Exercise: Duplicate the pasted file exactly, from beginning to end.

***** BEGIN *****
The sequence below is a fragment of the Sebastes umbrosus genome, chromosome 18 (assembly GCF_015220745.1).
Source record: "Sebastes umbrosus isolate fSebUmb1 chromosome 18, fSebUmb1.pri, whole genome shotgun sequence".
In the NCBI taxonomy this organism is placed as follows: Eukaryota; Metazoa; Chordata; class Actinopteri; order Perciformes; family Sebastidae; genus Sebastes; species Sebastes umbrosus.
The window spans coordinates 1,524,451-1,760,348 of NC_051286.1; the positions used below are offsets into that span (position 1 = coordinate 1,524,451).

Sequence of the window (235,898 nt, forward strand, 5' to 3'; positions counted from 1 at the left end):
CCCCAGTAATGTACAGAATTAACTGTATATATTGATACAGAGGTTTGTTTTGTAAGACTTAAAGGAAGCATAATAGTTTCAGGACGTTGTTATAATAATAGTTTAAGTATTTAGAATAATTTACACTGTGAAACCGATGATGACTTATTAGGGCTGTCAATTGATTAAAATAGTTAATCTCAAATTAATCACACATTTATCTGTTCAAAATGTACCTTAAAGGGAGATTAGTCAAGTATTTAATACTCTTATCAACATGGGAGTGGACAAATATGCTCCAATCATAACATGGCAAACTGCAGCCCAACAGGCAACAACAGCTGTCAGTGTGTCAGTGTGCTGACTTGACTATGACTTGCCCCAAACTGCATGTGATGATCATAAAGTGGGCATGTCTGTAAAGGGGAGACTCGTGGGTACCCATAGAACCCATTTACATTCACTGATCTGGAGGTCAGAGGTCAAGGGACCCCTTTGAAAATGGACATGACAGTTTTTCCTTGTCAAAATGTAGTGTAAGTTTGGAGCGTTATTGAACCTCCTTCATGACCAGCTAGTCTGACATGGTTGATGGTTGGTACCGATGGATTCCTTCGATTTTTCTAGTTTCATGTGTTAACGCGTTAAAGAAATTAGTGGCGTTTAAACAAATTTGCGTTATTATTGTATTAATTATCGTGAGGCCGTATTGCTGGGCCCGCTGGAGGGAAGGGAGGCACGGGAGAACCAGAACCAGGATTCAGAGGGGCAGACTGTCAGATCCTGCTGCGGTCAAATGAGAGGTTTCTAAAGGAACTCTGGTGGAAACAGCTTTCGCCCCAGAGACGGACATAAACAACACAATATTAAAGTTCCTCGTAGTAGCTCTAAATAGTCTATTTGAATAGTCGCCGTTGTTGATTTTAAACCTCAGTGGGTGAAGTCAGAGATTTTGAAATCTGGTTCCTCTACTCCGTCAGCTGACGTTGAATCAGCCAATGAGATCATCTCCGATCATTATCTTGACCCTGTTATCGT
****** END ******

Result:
The sequence below is a fragment of the Sebastes umbrosus genome, chromosome 18 (assembly GCF_015220745.1).
Source record: "Sebastes umbrosus isolate fSebUmb1 chromosome 18, fSebUmb1.pri, whole genome shotgun sequence".
In the NCBI taxonomy this organism is placed as follows: Eukaryota; Metazoa; Chordata; class Actinopteri; order Perciformes; family Sebastidae; genus Sebastes; species Sebastes umbrosus.
The window spans coordinates 1,524,451-1,760,348 of NC_051286.1; the positions used below are offsets into that span (position 1 = coordinate 1,524,451).

Sequence of the window (235,898 nt, forward strand, 5' to 3'; positions counted from 1 at the left end):
CCCCAGTAATGTACAGAATTAACTGTATATATTGATACAGAGGTTTGTTTTGTAAGACTTAAAGGAAGCATAATAGTTTCAGGACGTTGTTATAATAATAGTTTAAGTATTTAGAATAATTTACACTGTGAAACCGATGATGACTTATTAGGGCTGTCAATTGATTAAAATAGTTAATCTCAAATTAATCACACATTTATCTGTTCAAAATGTACCTTAAAGGGAGATTAGTCAAGTATTTAATACTCTTATCAACATGGGAGTGGACAAATATGCTCCAATCATAACATGGCAAACTGCAGCCCAACAGGCAACAACAGCTGTCAGTGTGTCAGTGTGCTGACTTGACTATGACTTGCCCCAAACTGCATGTGATGATCATAAAGTGGGCATGTCTGTAAAGGGGAGACTCGTGGGTACCCATAGAACCCATTTACATTCACTGATCTGGAGGTCAGAGGTCAAGGGACCCCTTTGAAAATGGACATGACAGTTTTTCCTTGTCAAAATGTAGTGTAAGTTTGGAGCGTTATTGAACCTCCTTCATGACCAGCTAGTCTGACATGGTTGATGGTTGGTACCGATGGATTCCTTCGATTTTTCTAGTTTCATGTGTTAACGCGTTAAAGAAATTAGTGGCGTTTAAACAAATTTGCGTTATTATTGTATTAATTATCGTGAGGCCGTATTGCTGGGCCCGCTGGAGGGAAGGGAGGCACGGGAGAACCAGAACCAGGATTCAGAGGGGCAGACTGTCAGATCCTGCTGCGGTCAAATGAGAGGTTTCTAAAGGAACTCTGGTGGAAACAGCTTTCGCCCCAGAGACGGACATAAACAACACAATATTAAAGTTCCTCGTAGTAGCTCTAAATAGTCTATTTGAATAGTCGCCGTTGTTGATTTTAAACCTCAGTGGGTGAAGTCAGAGATTTTGAAATCTGGTTCCTCTACTCCGTCAGCTGACGTTGAATCAGCCAATGAGATCATCTCCGATCATTATCTTGACCCTGTTATCGT